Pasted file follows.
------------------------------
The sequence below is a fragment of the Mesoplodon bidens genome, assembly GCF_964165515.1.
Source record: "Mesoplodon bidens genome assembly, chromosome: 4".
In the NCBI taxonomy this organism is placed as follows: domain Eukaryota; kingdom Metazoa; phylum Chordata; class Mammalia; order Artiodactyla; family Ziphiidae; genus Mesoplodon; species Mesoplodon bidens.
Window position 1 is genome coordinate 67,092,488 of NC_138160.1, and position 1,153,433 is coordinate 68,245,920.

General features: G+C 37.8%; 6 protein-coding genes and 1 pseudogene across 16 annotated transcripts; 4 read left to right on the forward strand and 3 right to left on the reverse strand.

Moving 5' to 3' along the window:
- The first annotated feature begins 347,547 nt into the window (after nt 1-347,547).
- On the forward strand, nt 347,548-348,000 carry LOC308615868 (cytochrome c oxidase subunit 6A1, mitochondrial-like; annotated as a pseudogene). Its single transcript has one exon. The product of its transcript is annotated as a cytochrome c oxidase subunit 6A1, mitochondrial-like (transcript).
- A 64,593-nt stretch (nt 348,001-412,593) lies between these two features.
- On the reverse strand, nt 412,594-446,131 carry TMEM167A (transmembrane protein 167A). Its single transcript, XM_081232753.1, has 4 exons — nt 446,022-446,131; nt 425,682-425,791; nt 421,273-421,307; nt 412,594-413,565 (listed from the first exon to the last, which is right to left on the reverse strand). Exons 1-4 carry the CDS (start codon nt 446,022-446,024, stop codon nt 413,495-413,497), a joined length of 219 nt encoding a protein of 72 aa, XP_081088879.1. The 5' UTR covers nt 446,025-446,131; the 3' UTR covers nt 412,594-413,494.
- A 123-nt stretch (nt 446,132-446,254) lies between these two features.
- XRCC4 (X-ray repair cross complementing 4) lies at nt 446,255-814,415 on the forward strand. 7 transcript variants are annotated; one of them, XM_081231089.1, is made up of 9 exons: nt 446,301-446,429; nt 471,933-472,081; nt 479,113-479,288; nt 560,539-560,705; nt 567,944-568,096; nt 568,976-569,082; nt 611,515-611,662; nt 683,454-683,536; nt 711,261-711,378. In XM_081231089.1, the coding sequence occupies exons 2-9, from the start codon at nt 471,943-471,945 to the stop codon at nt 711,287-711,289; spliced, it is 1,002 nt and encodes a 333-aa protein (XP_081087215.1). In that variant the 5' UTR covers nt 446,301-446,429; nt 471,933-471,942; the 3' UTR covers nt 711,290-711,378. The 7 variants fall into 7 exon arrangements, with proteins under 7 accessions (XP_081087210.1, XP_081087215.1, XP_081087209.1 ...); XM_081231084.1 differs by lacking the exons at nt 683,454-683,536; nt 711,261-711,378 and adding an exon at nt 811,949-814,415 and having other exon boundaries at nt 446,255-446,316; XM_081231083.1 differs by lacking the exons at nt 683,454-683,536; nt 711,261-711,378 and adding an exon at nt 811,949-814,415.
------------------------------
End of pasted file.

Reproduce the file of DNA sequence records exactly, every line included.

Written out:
The sequence below is a fragment of the Mesoplodon bidens genome, assembly GCF_964165515.1.
Source record: "Mesoplodon bidens genome assembly, chromosome: 4".
In the NCBI taxonomy this organism is placed as follows: domain Eukaryota; kingdom Metazoa; phylum Chordata; class Mammalia; order Artiodactyla; family Ziphiidae; genus Mesoplodon; species Mesoplodon bidens.
Window position 1 is genome coordinate 67,092,488 of NC_138160.1, and position 1,153,433 is coordinate 68,245,920.

General features: G+C 37.8%; 6 protein-coding genes and 1 pseudogene across 16 annotated transcripts; 4 read left to right on the forward strand and 3 right to left on the reverse strand.

Moving 5' to 3' along the window:
- The first annotated feature begins 347,547 nt into the window (after nt 1-347,547).
- On the forward strand, nt 347,548-348,000 carry LOC308615868 (cytochrome c oxidase subunit 6A1, mitochondrial-like; annotated as a pseudogene). Its single transcript has one exon. The product of its transcript is annotated as a cytochrome c oxidase subunit 6A1, mitochondrial-like (transcript).
- A 64,593-nt stretch (nt 348,001-412,593) lies between these two features.
- On the reverse strand, nt 412,594-446,131 carry TMEM167A (transmembrane protein 167A). Its single transcript, XM_081232753.1, has 4 exons — nt 446,022-446,131; nt 425,682-425,791; nt 421,273-421,307; nt 412,594-413,565 (listed from the first exon to the last, which is right to left on the reverse strand). Exons 1-4 carry the CDS (start codon nt 446,022-446,024, stop codon nt 413,495-413,497), a joined length of 219 nt encoding a protein of 72 aa, XP_081088879.1. The 5' UTR covers nt 446,025-446,131; the 3' UTR covers nt 412,594-413,494.
- A 123-nt stretch (nt 446,132-446,254) lies between these two features.
- XRCC4 (X-ray repair cross complementing 4) lies at nt 446,255-814,415 on the forward strand. 7 transcript variants are annotated; one of them, XM_081231089.1, is made up of 9 exons: nt 446,301-446,429; nt 471,933-472,081; nt 479,113-479,288; nt 560,539-560,705; nt 567,944-568,096; nt 568,976-569,082; nt 611,515-611,662; nt 683,454-683,536; nt 711,261-711,378. In XM_081231089.1, the coding sequence occupies exons 2-9, from the start codon at nt 471,943-471,945 to the stop codon at nt 711,287-711,289; spliced, it is 1,002 nt and encodes a 333-aa protein (XP_081087215.1). In that variant the 5' UTR covers nt 446,301-446,429; nt 471,933-471,942; the 3' UTR covers nt 711,290-711,378. The 7 variants fall into 7 exon arrangements, with proteins under 7 accessions (XP_081087210.1, XP_081087215.1, XP_081087209.1 ...); XM_081231084.1 differs by lacking the exons at nt 683,454-683,536; nt 711,261-711,378 and adding an exon at nt 811,949-814,415 and having other exon boundaries at nt 446,255-446,316; XM_081231083.1 differs by lacking the exons at nt 683,454-683,536; nt 711,261-711,378 and adding an exon at nt 811,949-814,415.